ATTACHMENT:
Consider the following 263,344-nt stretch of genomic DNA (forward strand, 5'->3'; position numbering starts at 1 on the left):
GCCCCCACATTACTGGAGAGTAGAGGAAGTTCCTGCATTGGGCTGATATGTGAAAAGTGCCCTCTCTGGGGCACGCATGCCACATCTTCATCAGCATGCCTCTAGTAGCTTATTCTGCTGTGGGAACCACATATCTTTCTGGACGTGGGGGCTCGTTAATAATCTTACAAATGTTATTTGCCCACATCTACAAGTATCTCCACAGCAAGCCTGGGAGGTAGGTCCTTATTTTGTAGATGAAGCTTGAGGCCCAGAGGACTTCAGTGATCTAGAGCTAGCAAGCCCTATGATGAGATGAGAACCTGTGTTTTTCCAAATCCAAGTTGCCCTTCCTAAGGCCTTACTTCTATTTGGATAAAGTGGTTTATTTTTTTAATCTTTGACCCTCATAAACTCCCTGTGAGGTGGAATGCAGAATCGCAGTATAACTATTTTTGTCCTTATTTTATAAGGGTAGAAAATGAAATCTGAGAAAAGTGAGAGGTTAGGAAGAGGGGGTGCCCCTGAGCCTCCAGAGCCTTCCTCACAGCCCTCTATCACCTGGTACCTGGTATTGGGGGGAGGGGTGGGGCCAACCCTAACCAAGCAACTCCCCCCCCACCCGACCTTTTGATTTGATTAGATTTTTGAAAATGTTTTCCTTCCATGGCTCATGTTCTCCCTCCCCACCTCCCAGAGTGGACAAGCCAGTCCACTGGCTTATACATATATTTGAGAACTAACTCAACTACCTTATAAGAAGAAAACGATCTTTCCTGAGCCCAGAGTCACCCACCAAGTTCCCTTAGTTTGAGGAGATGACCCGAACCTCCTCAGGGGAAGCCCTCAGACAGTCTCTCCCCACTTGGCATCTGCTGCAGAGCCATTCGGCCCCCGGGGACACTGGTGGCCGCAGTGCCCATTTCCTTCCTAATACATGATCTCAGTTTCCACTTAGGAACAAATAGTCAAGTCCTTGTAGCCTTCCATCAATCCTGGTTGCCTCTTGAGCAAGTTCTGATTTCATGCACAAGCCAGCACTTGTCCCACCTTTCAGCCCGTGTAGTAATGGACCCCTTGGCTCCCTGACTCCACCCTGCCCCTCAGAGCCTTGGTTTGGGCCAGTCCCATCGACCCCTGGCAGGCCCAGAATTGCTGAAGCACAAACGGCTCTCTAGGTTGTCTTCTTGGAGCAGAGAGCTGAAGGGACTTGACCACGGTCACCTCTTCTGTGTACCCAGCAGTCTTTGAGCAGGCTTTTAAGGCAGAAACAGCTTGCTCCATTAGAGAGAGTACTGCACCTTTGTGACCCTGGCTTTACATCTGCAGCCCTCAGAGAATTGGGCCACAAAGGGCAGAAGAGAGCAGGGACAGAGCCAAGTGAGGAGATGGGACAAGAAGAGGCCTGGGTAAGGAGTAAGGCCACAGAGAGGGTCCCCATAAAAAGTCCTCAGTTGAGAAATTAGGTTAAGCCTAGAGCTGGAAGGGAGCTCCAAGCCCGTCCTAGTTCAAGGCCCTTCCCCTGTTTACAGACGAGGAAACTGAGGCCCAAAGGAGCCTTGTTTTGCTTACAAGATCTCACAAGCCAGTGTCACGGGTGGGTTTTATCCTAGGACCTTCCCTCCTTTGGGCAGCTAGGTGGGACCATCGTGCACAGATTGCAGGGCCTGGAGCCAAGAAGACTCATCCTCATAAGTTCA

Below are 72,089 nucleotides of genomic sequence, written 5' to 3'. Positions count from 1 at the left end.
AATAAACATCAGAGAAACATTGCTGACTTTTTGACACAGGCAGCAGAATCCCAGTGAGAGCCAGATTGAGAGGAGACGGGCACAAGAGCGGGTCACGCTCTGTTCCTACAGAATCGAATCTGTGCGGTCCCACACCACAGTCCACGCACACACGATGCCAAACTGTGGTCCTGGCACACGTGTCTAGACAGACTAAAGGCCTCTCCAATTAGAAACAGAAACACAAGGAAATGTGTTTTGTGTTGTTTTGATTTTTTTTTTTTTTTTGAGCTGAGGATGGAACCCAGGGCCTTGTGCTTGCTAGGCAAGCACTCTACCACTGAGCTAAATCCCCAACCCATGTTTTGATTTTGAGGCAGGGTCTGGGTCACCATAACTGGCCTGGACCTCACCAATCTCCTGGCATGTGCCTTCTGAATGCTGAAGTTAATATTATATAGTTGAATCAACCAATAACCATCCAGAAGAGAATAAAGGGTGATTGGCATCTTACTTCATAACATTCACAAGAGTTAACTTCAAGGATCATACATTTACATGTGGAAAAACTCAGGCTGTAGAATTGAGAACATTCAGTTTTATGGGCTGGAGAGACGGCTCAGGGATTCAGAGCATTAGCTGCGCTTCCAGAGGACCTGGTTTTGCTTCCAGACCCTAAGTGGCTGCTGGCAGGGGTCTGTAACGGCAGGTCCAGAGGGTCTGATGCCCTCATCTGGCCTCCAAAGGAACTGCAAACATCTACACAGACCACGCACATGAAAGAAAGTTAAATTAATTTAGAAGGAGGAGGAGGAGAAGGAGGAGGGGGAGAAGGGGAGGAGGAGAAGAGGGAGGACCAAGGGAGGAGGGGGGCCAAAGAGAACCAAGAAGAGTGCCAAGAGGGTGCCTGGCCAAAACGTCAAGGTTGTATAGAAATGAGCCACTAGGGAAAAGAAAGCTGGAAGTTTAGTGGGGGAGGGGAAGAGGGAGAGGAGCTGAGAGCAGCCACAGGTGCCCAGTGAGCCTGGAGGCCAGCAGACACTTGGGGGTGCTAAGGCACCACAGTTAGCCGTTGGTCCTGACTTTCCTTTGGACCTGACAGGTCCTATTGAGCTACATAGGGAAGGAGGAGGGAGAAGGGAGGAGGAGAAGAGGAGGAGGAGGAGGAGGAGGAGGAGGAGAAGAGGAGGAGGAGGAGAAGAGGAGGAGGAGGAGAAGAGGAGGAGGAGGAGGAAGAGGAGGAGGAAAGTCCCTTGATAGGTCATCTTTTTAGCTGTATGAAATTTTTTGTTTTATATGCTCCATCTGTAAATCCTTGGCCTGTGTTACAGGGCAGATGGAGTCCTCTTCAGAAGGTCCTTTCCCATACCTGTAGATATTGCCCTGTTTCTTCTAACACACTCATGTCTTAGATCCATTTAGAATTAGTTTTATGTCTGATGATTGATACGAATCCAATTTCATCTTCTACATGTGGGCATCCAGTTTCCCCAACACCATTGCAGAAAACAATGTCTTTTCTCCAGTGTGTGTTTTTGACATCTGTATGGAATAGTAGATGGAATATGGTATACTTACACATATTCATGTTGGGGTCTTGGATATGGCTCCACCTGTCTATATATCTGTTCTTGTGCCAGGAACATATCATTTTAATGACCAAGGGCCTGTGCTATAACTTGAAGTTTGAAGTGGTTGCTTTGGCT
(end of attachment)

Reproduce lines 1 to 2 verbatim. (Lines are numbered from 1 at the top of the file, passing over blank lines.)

Consider the following 263,344-nt stretch of genomic DNA (forward strand, 5'->3'; position numbering starts at 1 on the left):
GCCCCCACATTACTGGAGAGTAGAGGAAGTTCCTGCATTGGGCTGATATGTGAAAAGTGCCCTCTCTGGGGCACGCATGCCACATCTTCATCAGCATGCCTCTAGTAGCTTATTCTGCTGTGGGAACCACATATCTTTCTGGACGTGGGGGCTCGTTAATAATCTTACAAATGTTATTTGCCCACATCTACAAGTATCTCCACAGCAAGCCTGGGAGGTAGGTCCTTATTTTGTAGATGAAGCTTGAGGCCCAGAGGACTTCAGTGATCTAGAGCTAGCAAGCCCTATGATGAGATGAGAACCTGTGTTTTTCCAAATCCAAGTTGCCCTTCCTAAGGCCTTACTTCTATTTGGATAAAGTGGTTTATTTTTTTAATCTTTGACCCTCATAAACTCCCTGTGAGGTGGAATGCAGAATCGCAGTATAACTATTTTTGTCCTTATTTTATAAGGGTAGAAAATGAAATCTGAGAAAAGTGAGAGGTTAGGAAGAGGGGGTGCCCCTGAGCCTCCAGAGCCTTCCTCACAGCCCTCTATCACCTGGTACCTGGTATTGGGGGGAGGGGTGGGGCCAACCCTAACCAAGCAACTCCCCCCCCACCCGACCTTTTGATTTGATTAGATTTTTGAAAATGTTTTCCTTCCATGGCTCATGTTCTCCCTCCCCACCTCCCAGAGTGGACAAGCCAGTCCACTGGCTTATACATATATTTGAGAACTAACTCAACTACCTTATAAGAAGAAAACGATCTTTCCTGAGCCCAGAGTCACCCACCAAGTTCCCTTAGTTTGAGGAGATGACCCGAACCTCCTCAGGGGAAGCCCTCAGACAGTCTCTCCCCACTTGGCATCTGCTGCAGAGCCATTCGGCCCCCGGGGACACTGGTGGCCGCAGTGCCCATTTCCTTCCTAATACATGATCTCAGTTTCCACTTAGGAACAAATAGTCAAGTCCTTGTAGCCTTCCATCAATCCTGGTTGCCTCTTGAGCAAGTTCTGATTTCATGCACAAGCCAGCACTTGTCCCACCTTTCAGCCCGTGTAGTAATGGACCCCTTGGCTCCCTGACTCCACCCTGCCCCTCAGAGCCTTGGTTTGGGCCAGTCCCATCGACCCCTGGCAGGCCCAGAATTGCTGAAGCACAAACGGCTCTCTAGGTTGTCTTCTTGGAGCAGAGAGCTGAAGGGACTTGACCACGGTCACCTCTTCTGTGTACCCAGCAGTCTTTGAGCAGGCTTTTAAGGCAGAAACAGCTTGCTCCATTAGAGAGAGTACTGCACCTTTGTGACCCTGGCTTTACATCTGCAGCCCTCAGAGAATTGGGCCACAAAGGGCAGAAGAGAGCAGGGACAGAGCCAAGTGAGGAGATGGGACAAGAAGAGGCCTGGGTAAGGAGTAAGGCCACAGAGAGGGTCCCCATAAAAAGTCCTCAGTTGAGAAATTAGGTTAAGCCTAGAGCTGGAAGGGAGCTCCAAGCCCGTCCTAGTTCAAGGCCCTTCCCCTGTTTACAGACGAGGAAACTGAGGCCCAAAGGAGCCTTGTTTTGCTTACAAGATCTCACAAGCCAGTGTCACGGGTGGGTTTTATCCTAGGACCTTCCCTCCTTTGGGCAGCTAGGTGGGACCATCGTGCACAGATTGCAGGGCCTGGAGCCAAGAAGACTCATCCTCATAAGTTCA